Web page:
Injuries -- they happen.
They suck and when they happen more often than expected, it can be so frustrating for the player and for the fanbase wanting to cheer on said player.
But learning from injuries can be a blessing in disguise.
A late Dec. start date for the upcoming NBA season means Trail Blazers center Zach Collins won’t see the floor until at least a month into the 2020-21 season.
Despite wishing that the season was going to tip-off a month later, Collins is feeling good about his rehab process.
The Trail Blazers big man hasn’t had any setbacks and is right on schedule with his current rehab process after having surgery on his left ankle following the NBA restart in late Aug.
Collins also mentioned during Wednesday's Zoom call with the local media that his doctor is really pleased with how his ankle is healing and he should see game action in mid to late Jan.
“I’m going to have to come in and make sure I fit in as seamlessly as possible,” Collins said after mentioning the added frontcourt depth.
But this is nothing new for Collins.
It was on Oct. 27, just three games into the 2019-20 season, when Collins dislocated his shoulder while going up for a rebound against the Dallas Mavericks.
A week later, he underwent shoulder surgery and his chances of returning before the season ended were in question.
But constant rehab had Collins eyeing a possible return prior to playoffs and then the COVID-19 pandemic hit.
With the virus shutting down the NBA season, players were not able to use team facilities or practice with other players for weeks, but Collins stayed with it and was still able to make his return during the restart in Orlando.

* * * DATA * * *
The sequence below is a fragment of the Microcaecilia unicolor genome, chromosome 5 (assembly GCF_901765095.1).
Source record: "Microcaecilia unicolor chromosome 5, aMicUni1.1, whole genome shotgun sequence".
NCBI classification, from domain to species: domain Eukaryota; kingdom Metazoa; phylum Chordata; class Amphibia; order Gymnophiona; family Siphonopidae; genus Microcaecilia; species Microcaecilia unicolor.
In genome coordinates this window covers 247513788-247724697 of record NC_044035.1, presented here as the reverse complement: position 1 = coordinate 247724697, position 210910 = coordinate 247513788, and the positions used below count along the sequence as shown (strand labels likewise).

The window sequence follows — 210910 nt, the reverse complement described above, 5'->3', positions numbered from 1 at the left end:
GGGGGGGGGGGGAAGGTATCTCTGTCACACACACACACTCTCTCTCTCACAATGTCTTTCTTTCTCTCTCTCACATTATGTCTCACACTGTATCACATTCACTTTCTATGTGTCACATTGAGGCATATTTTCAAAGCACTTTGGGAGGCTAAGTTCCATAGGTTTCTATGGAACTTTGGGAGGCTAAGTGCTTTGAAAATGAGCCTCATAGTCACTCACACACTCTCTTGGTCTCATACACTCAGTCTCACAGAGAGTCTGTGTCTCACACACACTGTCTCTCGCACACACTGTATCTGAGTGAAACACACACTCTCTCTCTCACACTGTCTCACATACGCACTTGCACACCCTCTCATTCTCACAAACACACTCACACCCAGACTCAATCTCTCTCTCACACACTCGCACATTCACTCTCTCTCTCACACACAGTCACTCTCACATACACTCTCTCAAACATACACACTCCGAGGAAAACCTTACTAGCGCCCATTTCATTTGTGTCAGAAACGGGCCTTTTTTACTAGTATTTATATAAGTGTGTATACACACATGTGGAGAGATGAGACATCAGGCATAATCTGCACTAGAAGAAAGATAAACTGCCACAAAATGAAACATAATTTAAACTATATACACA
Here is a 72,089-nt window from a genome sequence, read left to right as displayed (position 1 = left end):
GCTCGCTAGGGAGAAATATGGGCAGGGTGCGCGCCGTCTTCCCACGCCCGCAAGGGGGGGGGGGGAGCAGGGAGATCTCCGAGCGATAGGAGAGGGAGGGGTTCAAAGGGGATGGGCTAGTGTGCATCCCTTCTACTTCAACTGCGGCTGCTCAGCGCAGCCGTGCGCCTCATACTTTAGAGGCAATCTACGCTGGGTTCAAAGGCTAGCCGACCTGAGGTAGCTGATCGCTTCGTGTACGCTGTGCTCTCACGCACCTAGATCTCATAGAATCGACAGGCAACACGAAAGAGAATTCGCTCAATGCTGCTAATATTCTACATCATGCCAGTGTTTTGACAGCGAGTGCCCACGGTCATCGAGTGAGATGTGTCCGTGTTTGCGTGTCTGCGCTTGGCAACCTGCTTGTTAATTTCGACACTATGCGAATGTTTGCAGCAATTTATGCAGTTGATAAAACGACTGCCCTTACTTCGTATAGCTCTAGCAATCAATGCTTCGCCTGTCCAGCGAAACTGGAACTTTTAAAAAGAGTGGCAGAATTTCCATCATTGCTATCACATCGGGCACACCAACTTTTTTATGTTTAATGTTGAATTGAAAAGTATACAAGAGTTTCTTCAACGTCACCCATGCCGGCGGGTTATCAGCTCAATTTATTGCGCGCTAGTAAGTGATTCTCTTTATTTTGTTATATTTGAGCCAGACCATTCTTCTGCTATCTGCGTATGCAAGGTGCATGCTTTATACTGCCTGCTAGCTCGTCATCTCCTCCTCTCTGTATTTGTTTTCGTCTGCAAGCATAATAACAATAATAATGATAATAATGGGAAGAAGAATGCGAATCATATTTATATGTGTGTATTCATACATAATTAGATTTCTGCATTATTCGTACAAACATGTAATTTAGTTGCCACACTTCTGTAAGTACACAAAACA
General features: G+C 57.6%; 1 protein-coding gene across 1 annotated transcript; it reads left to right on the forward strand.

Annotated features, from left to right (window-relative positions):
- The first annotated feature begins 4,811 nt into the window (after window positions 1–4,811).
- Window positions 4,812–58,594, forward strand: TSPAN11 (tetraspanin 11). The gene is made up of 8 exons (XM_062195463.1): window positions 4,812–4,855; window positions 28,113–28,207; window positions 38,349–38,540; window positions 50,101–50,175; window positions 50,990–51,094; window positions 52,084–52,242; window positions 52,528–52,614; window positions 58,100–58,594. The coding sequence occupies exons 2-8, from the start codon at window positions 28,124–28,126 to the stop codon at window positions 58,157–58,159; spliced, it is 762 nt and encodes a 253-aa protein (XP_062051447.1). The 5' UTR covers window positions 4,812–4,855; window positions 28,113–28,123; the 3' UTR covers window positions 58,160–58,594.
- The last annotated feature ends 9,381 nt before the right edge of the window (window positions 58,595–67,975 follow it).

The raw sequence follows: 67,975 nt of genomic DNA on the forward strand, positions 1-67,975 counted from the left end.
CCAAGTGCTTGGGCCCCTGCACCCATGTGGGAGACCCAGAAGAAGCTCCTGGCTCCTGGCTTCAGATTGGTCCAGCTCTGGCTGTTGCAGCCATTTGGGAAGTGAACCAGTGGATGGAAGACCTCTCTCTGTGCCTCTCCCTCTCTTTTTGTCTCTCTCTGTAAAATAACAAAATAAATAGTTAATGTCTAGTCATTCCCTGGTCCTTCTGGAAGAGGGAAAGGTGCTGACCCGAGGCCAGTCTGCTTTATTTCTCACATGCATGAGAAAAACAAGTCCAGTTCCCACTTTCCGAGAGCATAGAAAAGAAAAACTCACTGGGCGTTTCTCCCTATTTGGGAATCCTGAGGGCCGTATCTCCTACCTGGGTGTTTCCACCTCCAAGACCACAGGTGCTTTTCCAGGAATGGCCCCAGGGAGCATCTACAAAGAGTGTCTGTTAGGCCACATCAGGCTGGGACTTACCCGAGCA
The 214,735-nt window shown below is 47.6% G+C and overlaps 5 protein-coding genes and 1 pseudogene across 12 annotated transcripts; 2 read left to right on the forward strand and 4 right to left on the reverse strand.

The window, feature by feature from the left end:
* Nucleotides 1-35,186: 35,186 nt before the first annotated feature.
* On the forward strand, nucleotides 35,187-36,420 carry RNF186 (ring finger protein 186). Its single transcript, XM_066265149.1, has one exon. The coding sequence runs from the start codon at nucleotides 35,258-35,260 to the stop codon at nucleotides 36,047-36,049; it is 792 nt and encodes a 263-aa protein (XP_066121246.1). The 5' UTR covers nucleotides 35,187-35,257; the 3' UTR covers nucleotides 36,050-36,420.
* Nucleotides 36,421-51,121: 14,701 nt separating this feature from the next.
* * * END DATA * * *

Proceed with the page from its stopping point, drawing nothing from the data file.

After playing in eight seeding games, Collins suffered his latest ankle injury in the Trail Blazers play-in game against Memphis.
After yet another serious injury, it was easy for many to jump to conclusions about Collins:
Can he stay healthy?
For those who wonder if Collins is injury-prone, that hasn't been an issue during his young basketball career.
“No, not really,” Collins said to ever going through a stretch of serious injuries like this.
Growing up, Collins broke his foot in middle school, but the timing worked out.
“That was towards the end of club season, so I didn’t miss any basketball. I didn’t miss any games. Besides that I didn’t have any [serious injuries],” Collins said.
The Blazers 7-footer also mentioned how he broke his finger during his sophomore year of high school, but again, it wasn’t during basketball season.
It was a difficult year of injuries and ups and downs for Collins last season, who was slated to start at power forward before the season began.
But now after enduring two long rehabs, Collins is thankful and has learned a lot of dos and don’ts with how to take care of his body.
“When you are healthy you just really realize how much you take that for granted and for me, it makes me want to continue to have better habits.”
Those better habits don’t just begin when the season begins or when he’s preparing the night before a game; it’s more of an all year process.
Or really, it's more of a life change for Collins.
“Obviously, I can’t really control injuries, but I can control how I prepare my body day in and day out.”
Collins continued, “as far as going through injuries you can’t control them, but you can put yourself in a better position if you have those good habits and I think that’s what I came away with.”
As he continues to go through his individual workouts and continues his rehab during training camp, Collins’ number one goal for this season shouldn’t surprise anyone:
He wants to stay on the floor.
Yes, staying healthy is the No.1 priority for Collins this year and that would be the goal even if it wasn't a contract year for the 23-year-old.
Staying healthy and bringing a championship to Portland are definitely two goals all of Rip City can get behind.